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Wednesday, May 11, 2016

Green Iguana

Photo Credit: Jamaican college grad
The green iguana is a lizard common to tropical forests in Central and South America. Often it perches on a branch overhanging a river, plunging into the water for safety if danger threatens.

The green iguana is one of the biggest and most impressive of the lizards, with its long, whip-like tail and large head. Its prominent throat flap and the tail, comb-like crest of spines that runs along its neck and back give this tree dweller a menacing appearance.

The green iguana is common over many parts of its range. It inhabits swamps, beaches, and savannahs, but it lives mainly in tropical forests.

Supremely able to climb trees and leap between branches, it forages from the forest floor to the canopy, up to 100 feet from the ground. It is often seen near water, and it regularly penetrates deep into the forest, where it basks in shafts of sunlight on exposed branches.

The green iguana's diet varies with age. The adult is a plant eater, but in some areas it catches and eats small mammals and nestling birds. It feeds mainly on leaves, berries, and fruit. It also scavenges, but rarely, on the ground. The juvenile, however, often scurries about the forest floor searching form invertebrates, including insects, grubs,worms, and snails.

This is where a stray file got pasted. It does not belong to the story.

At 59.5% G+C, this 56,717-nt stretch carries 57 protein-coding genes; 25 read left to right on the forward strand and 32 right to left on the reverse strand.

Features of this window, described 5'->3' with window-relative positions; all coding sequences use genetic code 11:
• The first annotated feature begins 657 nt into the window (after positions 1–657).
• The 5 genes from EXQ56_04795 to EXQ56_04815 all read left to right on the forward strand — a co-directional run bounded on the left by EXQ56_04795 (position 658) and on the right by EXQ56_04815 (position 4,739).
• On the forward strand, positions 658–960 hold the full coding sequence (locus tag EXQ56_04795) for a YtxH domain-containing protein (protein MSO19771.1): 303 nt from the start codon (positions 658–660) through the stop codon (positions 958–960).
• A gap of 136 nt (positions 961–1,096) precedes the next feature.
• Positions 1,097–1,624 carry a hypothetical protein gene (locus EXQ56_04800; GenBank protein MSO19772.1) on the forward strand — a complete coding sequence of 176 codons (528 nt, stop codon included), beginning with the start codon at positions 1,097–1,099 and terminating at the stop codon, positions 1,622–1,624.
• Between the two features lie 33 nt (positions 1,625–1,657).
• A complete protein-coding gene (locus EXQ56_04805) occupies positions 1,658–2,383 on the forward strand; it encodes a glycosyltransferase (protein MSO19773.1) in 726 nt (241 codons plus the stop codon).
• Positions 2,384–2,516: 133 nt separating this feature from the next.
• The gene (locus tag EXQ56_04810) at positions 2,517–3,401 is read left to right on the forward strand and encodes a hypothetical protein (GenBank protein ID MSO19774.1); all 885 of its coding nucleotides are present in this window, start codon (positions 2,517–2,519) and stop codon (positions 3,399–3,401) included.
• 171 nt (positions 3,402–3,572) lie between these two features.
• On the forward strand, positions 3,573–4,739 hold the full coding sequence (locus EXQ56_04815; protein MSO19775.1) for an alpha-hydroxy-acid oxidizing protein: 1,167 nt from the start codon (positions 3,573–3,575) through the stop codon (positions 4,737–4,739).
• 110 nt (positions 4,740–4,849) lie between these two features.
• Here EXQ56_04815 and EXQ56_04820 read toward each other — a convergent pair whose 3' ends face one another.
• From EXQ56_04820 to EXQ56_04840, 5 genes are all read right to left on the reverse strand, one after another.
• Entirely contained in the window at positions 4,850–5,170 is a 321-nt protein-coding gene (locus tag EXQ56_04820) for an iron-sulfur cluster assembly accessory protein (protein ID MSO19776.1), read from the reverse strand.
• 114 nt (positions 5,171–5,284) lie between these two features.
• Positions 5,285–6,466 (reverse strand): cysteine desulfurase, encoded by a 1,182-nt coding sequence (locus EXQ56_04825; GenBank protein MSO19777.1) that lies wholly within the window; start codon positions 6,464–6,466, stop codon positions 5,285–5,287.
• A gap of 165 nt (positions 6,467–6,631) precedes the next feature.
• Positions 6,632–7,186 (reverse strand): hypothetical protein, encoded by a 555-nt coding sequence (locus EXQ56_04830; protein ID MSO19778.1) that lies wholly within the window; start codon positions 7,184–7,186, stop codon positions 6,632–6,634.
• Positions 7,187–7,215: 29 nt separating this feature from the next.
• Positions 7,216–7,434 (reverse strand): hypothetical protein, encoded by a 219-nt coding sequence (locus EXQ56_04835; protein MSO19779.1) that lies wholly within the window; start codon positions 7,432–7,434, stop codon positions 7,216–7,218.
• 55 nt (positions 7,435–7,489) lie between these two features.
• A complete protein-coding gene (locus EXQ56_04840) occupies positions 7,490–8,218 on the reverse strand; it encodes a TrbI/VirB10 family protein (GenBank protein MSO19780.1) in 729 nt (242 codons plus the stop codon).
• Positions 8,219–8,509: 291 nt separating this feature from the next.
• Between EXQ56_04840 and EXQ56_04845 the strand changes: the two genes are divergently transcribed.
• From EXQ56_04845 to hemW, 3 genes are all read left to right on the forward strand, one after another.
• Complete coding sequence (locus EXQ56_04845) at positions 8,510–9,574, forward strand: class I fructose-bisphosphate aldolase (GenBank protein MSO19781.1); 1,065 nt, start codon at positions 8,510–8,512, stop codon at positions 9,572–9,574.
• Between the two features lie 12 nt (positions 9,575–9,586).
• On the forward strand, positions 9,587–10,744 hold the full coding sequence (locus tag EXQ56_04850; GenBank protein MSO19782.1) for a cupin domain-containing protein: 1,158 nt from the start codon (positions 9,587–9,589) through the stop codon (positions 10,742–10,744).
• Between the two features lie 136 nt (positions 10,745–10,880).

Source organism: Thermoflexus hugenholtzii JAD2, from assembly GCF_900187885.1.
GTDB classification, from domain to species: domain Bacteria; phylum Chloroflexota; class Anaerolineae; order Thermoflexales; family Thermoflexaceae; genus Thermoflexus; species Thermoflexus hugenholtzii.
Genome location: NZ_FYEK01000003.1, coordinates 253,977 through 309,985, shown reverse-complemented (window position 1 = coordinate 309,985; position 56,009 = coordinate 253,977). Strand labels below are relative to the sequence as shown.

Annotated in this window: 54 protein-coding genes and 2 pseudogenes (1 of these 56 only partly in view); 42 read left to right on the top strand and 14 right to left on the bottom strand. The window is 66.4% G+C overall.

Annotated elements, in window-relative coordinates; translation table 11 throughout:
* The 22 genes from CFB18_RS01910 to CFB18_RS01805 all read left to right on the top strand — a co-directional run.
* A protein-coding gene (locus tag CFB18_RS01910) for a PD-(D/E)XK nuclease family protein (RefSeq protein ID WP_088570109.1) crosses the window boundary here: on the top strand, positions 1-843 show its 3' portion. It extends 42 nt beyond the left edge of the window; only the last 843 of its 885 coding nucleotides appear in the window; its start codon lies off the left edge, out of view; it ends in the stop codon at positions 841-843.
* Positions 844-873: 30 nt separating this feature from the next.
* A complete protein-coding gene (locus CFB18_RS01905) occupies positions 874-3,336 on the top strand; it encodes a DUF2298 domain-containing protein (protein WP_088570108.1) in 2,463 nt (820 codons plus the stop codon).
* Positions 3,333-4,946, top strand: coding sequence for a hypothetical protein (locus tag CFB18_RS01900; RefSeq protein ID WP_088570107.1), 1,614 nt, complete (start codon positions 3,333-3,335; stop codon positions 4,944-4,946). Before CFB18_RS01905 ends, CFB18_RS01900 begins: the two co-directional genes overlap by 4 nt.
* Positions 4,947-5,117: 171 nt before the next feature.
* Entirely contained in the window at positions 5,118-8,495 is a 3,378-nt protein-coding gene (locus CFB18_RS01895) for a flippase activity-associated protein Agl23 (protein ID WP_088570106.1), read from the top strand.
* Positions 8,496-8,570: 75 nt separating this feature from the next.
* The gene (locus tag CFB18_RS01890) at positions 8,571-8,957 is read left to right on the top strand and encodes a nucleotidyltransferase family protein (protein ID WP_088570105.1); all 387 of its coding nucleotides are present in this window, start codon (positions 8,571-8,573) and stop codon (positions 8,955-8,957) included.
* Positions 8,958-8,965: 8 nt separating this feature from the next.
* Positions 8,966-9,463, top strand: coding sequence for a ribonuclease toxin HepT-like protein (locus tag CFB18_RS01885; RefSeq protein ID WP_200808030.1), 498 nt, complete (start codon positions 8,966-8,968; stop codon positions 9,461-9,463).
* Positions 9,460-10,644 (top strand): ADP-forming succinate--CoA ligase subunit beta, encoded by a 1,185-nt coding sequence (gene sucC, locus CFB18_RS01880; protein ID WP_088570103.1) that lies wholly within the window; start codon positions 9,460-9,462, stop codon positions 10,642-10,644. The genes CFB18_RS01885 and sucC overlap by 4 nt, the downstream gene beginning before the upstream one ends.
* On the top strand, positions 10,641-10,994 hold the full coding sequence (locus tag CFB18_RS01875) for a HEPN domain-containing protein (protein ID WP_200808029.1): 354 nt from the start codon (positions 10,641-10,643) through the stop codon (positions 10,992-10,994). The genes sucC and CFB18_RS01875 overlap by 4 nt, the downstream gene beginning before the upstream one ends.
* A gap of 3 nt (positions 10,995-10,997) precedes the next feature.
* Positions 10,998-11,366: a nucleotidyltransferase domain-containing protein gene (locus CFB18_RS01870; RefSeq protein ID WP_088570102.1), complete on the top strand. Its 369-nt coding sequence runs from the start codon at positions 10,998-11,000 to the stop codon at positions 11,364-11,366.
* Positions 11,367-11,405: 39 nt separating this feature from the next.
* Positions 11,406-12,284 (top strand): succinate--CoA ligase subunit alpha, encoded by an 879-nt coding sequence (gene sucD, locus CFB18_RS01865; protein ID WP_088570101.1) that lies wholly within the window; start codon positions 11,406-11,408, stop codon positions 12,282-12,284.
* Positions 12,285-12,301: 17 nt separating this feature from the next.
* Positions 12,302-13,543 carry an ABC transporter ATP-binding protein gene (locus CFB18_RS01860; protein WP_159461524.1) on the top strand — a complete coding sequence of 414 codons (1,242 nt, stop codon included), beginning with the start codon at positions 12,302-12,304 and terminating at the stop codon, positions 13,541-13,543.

Did you know? 

  • The tail of a the green iguana is up to three times its body length. 
  • The adult green iguana has few natural enemies apart for large cats, crocodiles, and boa constrictors. A small juvenile may fall prey to a hawk or even another lizard. 
  • If a nesting female unearths another iguana's buried eggs while she is digging, she will immediately kick them up to the surface.

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